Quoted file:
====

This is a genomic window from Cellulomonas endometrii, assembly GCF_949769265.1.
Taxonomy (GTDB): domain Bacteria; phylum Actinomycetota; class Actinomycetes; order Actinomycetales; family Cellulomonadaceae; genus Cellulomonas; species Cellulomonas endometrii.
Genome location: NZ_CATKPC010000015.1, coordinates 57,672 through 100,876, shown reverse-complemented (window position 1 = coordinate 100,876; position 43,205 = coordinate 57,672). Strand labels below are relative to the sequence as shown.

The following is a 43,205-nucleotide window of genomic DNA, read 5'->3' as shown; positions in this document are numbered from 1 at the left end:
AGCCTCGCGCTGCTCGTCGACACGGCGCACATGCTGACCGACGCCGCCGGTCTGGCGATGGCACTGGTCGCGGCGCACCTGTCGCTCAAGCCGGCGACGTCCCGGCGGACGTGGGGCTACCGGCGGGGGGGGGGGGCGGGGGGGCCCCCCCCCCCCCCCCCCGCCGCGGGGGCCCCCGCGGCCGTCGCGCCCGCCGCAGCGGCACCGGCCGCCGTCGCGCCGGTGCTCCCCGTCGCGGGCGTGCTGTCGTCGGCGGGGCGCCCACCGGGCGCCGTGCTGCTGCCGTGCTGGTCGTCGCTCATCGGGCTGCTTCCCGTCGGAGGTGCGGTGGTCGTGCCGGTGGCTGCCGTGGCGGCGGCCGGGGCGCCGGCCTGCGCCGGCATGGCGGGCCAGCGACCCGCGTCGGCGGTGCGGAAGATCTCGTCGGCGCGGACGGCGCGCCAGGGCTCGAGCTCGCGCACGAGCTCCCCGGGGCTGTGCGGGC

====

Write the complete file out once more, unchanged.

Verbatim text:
This is a genomic window from Cellulomonas endometrii, assembly GCF_949769265.1.
Taxonomy (GTDB): domain Bacteria; phylum Actinomycetota; class Actinomycetes; order Actinomycetales; family Cellulomonadaceae; genus Cellulomonas; species Cellulomonas endometrii.
Genome location: NZ_CATKPC010000015.1, coordinates 57,672 through 100,876, shown reverse-complemented (window position 1 = coordinate 100,876; position 43,205 = coordinate 57,672). Strand labels below are relative to the sequence as shown.

The following is a 43,205-nucleotide window of genomic DNA, read 5'->3' as shown; positions in this document are numbered from 1 at the left end:
AGCCTCGCGCTGCTCGTCGACACGGCGCACATGCTGACCGACGCCGCCGGTCTGGCGATGGCACTGGTCGCGGCGCACCTGTCGCTCAAGCCGGCGACGTCCCGGCGGACGTGGGGCTACCGGCGGGGGGGGGGGGCGGGGGGGCCCCCCCCCCCCCCCCCCGCCGCGGGGGCCCCCGCGGCCGTCGCGCCCGCCGCAGCGGCACCGGCCGCCGTCGCGCCGGTGCTCCCCGTCGCGGGCGTGCTGTCGTCGGCGGGGCGCCCACCGGGCGCCGTGCTGCTGCCGTGCTGGTCGTCGCTCATCGGGCTGCTTCCCGTCGGAGGTGCGGTGGTCGTGCCGGTGGCTGCCGTGGCGGCGGCCGGGGCGCCGGCCTGCGCCGGCATGGCGGGCCAGCGACCCGCGTCGGCGGTGCGGAAGATCTCGTCGGCGCGGACGGCGCGCCAGGGCTCGAGCTCGCGCACGAGCTCCCCGGGGCTGTGCGGGC